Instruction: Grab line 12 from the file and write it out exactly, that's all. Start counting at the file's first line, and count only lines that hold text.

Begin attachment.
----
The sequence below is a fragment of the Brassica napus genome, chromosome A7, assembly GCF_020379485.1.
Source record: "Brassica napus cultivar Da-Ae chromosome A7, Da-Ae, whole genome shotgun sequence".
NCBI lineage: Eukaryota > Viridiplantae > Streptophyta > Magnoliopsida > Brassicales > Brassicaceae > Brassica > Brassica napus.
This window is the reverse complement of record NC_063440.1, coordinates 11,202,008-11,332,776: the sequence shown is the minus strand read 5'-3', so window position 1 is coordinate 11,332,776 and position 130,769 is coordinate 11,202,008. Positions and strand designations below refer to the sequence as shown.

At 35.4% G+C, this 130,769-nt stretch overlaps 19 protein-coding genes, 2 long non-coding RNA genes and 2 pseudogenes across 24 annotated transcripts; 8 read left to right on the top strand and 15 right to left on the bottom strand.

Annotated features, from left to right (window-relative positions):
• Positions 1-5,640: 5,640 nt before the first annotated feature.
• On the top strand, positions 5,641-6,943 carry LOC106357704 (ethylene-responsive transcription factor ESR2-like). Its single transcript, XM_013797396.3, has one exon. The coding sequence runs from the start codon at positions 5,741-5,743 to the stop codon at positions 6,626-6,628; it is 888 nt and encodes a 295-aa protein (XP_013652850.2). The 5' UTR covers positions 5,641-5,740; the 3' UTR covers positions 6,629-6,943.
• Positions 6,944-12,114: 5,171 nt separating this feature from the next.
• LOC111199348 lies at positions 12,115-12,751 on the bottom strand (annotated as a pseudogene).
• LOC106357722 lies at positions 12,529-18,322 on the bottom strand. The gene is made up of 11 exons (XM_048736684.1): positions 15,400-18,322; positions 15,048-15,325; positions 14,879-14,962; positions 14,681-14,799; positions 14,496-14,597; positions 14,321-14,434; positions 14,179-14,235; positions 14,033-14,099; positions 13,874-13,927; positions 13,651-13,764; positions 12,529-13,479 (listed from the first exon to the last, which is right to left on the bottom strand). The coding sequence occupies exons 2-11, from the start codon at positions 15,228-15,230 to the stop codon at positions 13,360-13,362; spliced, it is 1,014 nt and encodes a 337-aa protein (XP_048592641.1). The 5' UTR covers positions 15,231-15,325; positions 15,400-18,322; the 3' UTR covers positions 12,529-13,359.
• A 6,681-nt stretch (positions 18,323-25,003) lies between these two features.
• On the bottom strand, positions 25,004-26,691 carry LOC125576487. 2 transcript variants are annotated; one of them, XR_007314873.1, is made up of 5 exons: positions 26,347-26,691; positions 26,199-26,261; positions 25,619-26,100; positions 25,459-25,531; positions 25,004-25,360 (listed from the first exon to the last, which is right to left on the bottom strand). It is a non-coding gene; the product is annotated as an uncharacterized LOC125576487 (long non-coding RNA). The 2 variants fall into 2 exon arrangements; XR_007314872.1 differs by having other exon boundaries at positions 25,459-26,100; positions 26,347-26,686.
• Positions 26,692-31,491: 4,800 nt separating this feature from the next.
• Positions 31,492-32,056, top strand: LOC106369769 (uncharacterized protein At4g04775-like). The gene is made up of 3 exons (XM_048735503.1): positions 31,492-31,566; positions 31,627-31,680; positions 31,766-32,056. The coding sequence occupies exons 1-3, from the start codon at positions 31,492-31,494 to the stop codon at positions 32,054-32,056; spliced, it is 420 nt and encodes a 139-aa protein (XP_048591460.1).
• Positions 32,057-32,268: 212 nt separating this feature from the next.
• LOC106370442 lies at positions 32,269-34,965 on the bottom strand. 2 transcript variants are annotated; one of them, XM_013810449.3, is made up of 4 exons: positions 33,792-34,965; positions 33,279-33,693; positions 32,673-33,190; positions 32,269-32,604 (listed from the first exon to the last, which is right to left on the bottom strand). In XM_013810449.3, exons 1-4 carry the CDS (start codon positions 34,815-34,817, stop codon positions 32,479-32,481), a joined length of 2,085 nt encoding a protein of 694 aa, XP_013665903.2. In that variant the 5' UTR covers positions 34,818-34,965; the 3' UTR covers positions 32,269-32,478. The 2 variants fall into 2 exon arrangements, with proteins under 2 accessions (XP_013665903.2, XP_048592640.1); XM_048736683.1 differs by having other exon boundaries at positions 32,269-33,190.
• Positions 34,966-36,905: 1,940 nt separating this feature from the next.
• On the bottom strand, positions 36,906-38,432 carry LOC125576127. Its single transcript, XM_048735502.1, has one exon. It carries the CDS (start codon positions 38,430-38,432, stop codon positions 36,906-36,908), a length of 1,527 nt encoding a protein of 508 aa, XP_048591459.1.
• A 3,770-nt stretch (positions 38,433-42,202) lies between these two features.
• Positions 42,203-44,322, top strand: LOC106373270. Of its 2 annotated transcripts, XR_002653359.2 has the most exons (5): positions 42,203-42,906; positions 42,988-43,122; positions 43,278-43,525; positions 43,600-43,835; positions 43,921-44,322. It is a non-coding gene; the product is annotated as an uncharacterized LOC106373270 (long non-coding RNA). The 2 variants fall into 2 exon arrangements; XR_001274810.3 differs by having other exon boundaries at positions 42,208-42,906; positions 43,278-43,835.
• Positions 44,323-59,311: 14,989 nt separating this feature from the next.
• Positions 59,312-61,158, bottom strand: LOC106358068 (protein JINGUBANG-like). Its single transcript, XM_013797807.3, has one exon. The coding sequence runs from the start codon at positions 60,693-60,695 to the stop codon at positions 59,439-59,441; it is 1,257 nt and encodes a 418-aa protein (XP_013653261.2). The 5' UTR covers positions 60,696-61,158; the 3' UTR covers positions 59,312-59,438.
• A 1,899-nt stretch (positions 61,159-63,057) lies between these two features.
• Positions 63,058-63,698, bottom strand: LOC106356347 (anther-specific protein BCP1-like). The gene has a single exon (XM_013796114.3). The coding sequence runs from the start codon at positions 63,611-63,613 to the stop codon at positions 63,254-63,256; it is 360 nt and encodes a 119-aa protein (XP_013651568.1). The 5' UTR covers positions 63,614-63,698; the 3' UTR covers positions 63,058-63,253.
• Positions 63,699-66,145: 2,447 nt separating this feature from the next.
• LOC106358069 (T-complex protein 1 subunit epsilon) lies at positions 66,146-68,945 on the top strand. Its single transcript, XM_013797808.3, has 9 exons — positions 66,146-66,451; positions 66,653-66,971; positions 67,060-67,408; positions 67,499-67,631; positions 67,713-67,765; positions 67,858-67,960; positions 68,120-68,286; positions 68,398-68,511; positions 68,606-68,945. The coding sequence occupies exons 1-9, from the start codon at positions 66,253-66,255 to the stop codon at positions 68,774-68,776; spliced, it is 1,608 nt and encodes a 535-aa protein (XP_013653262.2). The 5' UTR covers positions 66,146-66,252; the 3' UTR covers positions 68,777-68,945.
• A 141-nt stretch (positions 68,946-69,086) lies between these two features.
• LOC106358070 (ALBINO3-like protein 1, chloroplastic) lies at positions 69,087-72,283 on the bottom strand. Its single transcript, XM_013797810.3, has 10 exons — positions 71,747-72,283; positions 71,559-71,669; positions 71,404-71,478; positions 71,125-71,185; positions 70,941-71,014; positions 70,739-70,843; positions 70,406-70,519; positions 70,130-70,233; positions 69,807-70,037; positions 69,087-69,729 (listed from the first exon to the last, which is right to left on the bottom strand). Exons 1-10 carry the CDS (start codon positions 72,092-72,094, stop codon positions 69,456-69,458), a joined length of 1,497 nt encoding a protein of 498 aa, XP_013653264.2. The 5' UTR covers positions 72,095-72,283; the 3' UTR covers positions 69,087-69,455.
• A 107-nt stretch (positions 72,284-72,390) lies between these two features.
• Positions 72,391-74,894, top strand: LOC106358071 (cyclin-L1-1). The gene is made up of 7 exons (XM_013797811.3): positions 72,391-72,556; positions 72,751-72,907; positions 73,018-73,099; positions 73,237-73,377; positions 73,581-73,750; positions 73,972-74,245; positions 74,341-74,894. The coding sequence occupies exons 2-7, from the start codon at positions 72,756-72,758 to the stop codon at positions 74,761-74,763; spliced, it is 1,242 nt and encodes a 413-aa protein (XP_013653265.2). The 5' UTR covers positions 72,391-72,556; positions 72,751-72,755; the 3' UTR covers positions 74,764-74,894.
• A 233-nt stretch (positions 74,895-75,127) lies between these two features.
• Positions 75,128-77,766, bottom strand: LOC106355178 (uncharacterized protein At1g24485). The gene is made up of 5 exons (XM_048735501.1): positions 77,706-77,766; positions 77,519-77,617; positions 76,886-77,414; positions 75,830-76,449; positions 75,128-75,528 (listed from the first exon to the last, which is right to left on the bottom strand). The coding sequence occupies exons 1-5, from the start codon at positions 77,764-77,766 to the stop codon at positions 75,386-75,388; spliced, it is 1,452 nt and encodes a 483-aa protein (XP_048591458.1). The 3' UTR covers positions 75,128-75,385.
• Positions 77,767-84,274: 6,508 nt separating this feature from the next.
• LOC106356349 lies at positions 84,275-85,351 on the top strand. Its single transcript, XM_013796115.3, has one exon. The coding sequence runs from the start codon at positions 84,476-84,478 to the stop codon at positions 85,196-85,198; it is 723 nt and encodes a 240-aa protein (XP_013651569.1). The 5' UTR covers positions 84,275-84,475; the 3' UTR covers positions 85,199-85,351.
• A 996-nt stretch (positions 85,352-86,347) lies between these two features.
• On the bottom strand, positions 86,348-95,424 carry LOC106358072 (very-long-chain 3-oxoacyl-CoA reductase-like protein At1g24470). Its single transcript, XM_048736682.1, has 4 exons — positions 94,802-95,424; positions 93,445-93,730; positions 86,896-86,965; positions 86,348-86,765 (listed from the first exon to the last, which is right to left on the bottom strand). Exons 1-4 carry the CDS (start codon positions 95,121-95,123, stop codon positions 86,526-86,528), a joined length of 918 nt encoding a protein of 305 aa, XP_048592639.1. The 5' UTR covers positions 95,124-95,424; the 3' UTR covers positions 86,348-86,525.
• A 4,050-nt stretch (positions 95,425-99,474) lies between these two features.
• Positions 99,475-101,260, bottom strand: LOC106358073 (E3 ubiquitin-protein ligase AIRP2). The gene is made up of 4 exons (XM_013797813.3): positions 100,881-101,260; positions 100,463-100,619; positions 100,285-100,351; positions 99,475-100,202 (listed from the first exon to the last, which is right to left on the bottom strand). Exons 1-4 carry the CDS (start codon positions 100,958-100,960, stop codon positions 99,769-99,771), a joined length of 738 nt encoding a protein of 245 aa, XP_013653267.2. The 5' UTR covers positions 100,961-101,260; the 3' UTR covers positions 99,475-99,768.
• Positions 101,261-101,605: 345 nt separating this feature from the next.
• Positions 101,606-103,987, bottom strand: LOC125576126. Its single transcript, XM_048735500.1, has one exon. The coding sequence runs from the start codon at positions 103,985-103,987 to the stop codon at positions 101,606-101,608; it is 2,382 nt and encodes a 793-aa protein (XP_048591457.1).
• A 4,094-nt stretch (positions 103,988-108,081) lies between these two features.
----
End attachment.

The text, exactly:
• A 6,681-nt stretch (positions 18,323-25,003) lies between these two features.